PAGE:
Drone used to burn debris on power line

drone power line fire debris
A drone uses fire to remove debris from a power line in China. Screen grab from the video below.

Drones are slowly, very slowly, becoming firefighting (and fire-starting) tools. A company in China is using one to burn debris on power lines.

In this video a flame-throwing drone uses fire to remove what appears to be plastic on a high-voltage line.

Earlier we have written about an experimental drone that drops plastic spheres which ignite a prescribed fire after hitting the ground. And the Lockheed Martin and K-Max Corporations have modified a Type 1 helicopter that can be remotely-piloted to drop water on a fire and haul cargo in an external load.

Airborne firefighters in China

Mi-26 helicopter firefighters
Firefighters in China load firefighting apparatus into an Mi-26 helicopter. Photo credit @ChineNouvelle.

These photos reportedly show wildland firefighters in China working with a Russian-made Mi-26 helicopter, which, according to Wikipedia, is the “largest and most powerful helicopter to have gone into series production.”

Mi-26 helicopter firefighters
Firefighters in China work with an Mi-26. Photo credit @ChineNouvelle.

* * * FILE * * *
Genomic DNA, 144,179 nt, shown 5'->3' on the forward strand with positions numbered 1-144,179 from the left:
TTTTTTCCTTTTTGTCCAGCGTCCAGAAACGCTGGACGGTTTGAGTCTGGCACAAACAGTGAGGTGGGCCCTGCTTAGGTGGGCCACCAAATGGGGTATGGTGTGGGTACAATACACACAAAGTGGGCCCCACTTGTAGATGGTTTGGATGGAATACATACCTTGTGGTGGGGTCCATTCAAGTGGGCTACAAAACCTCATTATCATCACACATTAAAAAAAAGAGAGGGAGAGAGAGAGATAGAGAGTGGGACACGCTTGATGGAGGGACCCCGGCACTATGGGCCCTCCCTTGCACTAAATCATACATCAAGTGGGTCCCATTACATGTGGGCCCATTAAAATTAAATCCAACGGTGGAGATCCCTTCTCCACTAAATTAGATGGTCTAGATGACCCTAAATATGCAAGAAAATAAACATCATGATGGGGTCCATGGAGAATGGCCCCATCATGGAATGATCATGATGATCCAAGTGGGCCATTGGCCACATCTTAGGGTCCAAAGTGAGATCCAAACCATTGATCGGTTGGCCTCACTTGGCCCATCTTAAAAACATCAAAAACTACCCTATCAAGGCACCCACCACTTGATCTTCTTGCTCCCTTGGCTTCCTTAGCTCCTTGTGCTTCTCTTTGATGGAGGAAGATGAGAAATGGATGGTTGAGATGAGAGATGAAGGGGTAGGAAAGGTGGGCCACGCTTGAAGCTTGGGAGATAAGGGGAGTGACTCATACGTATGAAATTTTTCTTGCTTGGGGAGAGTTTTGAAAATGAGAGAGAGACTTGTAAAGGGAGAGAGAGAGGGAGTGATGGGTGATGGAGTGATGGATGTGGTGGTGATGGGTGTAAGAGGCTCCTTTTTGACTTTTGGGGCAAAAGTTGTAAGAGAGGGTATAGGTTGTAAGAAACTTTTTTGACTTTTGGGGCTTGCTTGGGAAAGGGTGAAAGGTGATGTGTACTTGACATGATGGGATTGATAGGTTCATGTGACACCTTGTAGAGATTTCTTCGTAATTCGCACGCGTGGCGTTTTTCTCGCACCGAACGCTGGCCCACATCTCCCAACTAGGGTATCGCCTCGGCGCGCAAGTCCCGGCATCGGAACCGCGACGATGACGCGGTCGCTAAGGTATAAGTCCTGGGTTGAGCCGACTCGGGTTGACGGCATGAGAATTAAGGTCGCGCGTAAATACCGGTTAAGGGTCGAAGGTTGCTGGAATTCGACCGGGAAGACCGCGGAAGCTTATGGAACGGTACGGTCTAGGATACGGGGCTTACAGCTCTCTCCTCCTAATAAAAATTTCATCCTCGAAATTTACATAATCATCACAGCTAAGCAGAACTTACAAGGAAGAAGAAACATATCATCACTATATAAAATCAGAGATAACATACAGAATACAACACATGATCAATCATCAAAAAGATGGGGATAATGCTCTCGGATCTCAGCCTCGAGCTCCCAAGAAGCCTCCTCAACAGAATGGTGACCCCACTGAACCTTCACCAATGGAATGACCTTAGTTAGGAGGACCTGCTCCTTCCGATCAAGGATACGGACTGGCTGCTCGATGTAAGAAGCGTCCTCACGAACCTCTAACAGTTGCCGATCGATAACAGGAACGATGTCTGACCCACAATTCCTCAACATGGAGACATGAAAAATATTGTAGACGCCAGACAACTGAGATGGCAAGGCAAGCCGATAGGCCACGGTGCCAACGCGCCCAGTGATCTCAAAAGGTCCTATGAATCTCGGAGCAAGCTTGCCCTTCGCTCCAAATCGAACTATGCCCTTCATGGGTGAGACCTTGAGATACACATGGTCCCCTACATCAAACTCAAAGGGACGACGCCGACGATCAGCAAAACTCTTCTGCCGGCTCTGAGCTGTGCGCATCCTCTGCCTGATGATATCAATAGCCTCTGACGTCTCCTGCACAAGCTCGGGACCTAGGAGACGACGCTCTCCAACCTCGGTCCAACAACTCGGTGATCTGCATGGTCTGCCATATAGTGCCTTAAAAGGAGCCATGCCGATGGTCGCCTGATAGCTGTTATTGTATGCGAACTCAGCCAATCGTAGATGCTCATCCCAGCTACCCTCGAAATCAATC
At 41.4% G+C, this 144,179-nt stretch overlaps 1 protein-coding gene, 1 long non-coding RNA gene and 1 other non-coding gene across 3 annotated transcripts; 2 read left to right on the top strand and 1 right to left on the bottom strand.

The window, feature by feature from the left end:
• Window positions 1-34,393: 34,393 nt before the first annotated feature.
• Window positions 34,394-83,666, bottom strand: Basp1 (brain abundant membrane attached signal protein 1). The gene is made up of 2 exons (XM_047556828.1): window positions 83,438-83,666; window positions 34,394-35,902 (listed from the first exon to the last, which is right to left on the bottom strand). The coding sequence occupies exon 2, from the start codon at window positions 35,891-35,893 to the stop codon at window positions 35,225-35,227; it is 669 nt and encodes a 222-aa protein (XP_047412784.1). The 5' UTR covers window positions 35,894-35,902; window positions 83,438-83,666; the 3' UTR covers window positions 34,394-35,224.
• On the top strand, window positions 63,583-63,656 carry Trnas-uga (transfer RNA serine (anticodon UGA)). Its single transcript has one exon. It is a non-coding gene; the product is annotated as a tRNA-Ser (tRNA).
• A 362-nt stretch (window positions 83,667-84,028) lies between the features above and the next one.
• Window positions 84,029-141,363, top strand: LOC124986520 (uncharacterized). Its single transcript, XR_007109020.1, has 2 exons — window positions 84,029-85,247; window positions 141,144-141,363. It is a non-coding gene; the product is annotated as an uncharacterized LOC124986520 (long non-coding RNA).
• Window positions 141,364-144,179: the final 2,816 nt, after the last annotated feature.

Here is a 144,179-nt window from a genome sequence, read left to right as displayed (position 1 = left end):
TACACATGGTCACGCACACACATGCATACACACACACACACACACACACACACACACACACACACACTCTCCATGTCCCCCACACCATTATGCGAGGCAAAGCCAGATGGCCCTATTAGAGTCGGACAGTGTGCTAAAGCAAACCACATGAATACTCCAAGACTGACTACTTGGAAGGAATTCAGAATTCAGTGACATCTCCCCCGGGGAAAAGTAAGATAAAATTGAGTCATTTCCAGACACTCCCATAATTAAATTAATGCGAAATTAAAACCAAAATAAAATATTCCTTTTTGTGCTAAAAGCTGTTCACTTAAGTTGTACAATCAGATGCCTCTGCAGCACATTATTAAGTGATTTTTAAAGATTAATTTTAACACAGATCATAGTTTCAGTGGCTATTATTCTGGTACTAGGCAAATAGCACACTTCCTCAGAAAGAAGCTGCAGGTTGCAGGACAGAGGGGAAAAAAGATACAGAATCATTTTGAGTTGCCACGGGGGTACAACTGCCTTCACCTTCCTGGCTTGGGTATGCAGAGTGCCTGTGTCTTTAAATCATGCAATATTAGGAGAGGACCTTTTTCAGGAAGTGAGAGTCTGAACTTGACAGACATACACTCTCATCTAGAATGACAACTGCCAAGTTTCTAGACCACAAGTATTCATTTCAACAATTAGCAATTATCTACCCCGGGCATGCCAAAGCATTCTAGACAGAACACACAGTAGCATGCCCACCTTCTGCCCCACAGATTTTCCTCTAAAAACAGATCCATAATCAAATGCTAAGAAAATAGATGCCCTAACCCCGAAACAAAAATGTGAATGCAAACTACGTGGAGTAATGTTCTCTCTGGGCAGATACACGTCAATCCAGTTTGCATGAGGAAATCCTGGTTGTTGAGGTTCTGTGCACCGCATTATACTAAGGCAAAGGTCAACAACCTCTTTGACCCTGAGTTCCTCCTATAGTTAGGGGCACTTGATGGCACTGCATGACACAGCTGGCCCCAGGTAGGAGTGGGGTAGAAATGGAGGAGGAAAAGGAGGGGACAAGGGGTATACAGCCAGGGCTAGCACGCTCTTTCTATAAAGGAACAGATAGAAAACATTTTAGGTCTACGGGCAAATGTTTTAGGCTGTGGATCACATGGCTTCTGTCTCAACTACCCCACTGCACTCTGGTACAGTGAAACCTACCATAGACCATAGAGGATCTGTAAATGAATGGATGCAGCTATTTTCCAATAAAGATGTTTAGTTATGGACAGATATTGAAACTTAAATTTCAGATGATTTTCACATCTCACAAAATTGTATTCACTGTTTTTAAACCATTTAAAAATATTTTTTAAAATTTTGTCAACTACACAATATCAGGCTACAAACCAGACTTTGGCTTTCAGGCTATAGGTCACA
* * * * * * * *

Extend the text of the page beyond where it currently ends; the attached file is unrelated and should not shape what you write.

Chinese pilots to train in Canada to fly new amphibious air tanker

AG600 TA-600
AG600/TA-600 under construction. DFNS photo.

Chinese pilots will be training in Canada to fly the new TA-600 amphibious aircraft now being built in China by the Aviation Industry Corporation of China.

Britton Coulson of The Coulson Group said their company will be training 14 test pilots during two weeks in late July who will be the first to fly the TA-600. The training will include ground, water taxi, flight, and scooping and dropping water. The pilots from China will go through classroom and hands on training using Coulson’s Hawaii Martin Mars aircraft, actually taxiing and flying the huge flying boat.

The new Chinese aircraft will have a 3,000-gallon water capacity, four turboprop engines, can handle a wave height of two meters, and will have a maximum speed of 354 mph (570 kph, 308 knots). The base model for the aircraft is the AVIC TA-600 which is designed to be used for transport, water rescue, or to carry up to 50 passengers. The air tanker version appears to have the AG-600 model name. Both aircraft are similar to what was then known as the JL-600 when we wrote about it in 2010 at Wildfire Today. The maiden flight is expected to take place in the first half of 2016.

Hawaii and Philippine Mars
Hawaii (foreground) and Philippine Mars in 2008. Photo by RuthAS.

Coulson owns two huge water scooping flying boat Martin Mars air tankers, with a capacity of 7,200 gallons of water which can be mixed on board with foam concentrate. However, the two planes, the Philippine and Hawaii Mars built in 1945 and now based at Port Alberni, BC, Canada, have not been used as air tankers in recent years. The Philippine Mars, which retired several years ago, is expected to be traded to the Pensacola Naval Museum in Florida in exchange for some aircraft the museum has in their inventory. British Columbia did not renew their firefighting contract for the Hawaii Mars for 2014.